Portugal has started to switch off its analogue terrestrial transmitter network. Starting with Lisbon, all PAL transmitters will cease operation, with the last to be shut off on April 26.
The first phase started in greater Lisbon, followed by transmitters in the Algarve, Alentejo, North of Lisbon and beyond.
The second phase of ASO begins on March 22 and covers Portugal’s islands of the Azores and Madeira, with all transmitters shut down by April 26.
Around 90% of Portuguese households receiving analogue signals are prepared to migrate towards digital services, according to the latest survey released by the national telecoms regulator, Anacom.
In order to prepare for the switch-off, the government started a publicity campaign with a ceremony in Lisbon in March 2011. The service is known as Terrestrial Digital Television (TDT) and was launched on April, 29, 2009 with four free-to-air (FTA) channels and a HD test channel.
The offers consists of a simulcast of the four main analogue broadcasters, the two public channels RTP 1 and RTP 2, and private broadcasters SIC (Sociedade Independente de Comunicação) and TVI.
For the Azores and Madeira Islands there are the regional public channels RTP Açores and RTP Madeira. The DVB-T service also includes a HD pilot channel.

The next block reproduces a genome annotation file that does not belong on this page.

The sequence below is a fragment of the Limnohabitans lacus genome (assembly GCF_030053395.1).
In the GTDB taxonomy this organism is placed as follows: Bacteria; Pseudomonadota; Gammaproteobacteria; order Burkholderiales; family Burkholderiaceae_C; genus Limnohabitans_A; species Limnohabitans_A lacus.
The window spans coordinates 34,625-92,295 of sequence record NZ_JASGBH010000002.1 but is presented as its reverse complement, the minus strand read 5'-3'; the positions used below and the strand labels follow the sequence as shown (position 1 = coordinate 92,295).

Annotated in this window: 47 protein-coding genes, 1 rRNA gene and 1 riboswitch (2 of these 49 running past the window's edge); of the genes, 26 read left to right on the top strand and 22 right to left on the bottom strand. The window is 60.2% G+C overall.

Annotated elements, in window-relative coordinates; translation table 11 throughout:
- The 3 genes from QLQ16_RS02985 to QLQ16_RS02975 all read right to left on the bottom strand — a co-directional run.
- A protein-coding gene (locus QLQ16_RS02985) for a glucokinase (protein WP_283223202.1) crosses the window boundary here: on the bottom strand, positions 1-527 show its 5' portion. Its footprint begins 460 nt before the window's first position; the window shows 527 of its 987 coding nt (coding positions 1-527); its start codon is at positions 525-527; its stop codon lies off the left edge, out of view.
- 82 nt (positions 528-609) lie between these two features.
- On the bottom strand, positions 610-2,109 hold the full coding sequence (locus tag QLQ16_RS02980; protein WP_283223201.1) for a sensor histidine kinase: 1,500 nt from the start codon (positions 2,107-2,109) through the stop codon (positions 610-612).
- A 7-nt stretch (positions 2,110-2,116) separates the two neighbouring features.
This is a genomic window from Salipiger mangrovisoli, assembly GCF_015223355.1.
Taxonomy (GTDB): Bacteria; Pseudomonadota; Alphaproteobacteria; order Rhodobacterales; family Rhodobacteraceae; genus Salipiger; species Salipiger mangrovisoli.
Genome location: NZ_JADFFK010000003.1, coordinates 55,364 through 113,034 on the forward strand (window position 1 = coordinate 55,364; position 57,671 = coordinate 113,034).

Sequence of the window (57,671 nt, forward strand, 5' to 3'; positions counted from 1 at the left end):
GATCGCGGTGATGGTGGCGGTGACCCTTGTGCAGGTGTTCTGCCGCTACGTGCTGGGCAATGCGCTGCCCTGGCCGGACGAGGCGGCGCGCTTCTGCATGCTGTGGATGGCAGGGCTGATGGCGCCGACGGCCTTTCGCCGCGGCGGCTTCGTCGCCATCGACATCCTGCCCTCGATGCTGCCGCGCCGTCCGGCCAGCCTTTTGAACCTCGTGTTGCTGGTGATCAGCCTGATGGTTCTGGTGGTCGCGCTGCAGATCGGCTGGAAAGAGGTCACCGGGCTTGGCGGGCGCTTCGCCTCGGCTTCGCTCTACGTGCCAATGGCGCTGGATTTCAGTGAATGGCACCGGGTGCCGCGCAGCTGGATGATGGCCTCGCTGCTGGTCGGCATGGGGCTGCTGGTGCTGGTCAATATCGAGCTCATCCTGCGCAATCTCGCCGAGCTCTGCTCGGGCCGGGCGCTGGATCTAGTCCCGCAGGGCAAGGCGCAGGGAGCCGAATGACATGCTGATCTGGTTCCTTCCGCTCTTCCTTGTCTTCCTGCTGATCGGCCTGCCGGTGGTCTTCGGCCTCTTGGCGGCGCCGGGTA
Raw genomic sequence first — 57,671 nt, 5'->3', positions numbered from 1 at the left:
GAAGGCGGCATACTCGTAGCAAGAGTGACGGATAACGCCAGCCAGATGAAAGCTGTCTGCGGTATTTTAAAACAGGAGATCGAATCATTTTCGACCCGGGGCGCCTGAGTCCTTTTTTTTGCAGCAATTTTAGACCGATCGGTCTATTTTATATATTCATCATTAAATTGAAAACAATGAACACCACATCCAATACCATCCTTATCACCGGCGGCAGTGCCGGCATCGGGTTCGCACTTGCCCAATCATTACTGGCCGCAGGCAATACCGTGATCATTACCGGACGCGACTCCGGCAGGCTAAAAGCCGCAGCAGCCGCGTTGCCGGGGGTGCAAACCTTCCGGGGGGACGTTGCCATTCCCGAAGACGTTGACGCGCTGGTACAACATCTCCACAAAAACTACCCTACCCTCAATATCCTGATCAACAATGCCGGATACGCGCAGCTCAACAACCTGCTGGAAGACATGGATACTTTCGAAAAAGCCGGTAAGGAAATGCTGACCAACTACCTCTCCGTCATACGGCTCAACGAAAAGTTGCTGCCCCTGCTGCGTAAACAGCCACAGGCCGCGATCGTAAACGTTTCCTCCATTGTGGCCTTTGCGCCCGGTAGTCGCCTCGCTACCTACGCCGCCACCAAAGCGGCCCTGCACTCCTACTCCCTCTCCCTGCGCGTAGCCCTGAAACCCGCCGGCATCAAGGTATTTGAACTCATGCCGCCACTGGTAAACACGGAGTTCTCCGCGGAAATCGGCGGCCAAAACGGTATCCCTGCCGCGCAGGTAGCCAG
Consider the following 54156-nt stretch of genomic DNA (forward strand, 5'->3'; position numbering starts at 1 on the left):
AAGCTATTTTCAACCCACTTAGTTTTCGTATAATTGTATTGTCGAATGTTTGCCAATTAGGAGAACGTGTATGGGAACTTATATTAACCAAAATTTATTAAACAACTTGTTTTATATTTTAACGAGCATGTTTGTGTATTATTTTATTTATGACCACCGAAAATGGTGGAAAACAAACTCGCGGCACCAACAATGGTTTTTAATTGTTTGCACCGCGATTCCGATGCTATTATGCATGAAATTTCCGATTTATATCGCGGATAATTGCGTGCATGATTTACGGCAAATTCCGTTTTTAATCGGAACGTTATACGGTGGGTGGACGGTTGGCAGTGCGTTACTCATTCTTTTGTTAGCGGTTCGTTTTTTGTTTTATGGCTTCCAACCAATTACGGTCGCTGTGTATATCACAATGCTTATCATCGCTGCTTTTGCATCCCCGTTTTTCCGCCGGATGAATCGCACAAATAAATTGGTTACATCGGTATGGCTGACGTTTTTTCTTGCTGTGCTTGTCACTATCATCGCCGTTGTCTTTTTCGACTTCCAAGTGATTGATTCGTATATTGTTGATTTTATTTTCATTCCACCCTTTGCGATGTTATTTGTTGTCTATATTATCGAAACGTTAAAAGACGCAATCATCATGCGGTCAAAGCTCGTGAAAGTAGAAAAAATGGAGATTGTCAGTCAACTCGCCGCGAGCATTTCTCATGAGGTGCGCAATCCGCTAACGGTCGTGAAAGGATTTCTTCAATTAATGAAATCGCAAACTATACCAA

The TDT service has two different licences: one for the management of the FTA network and frequencies, and one for the management and distribution of pay-TV channels and content. Portugal Telecom has acquired both licences.
Anacom’s objective was to have five TDT FTA channels (including a new 5th FTA channel) and a paid TV offer of around 40 channels. The plan for a paid TV offer was abandoned when PT announced that they were returning the paid TV licence to Anacom. Anacom returned the €2.5 million paid by PT for the licences.
The creation of the fifth TV channel has also been criticised by the main private broadcasters – TVI and SIC, who argued that the television advertising market is already saturated and a new broadcaster would be detrimental to existing channels.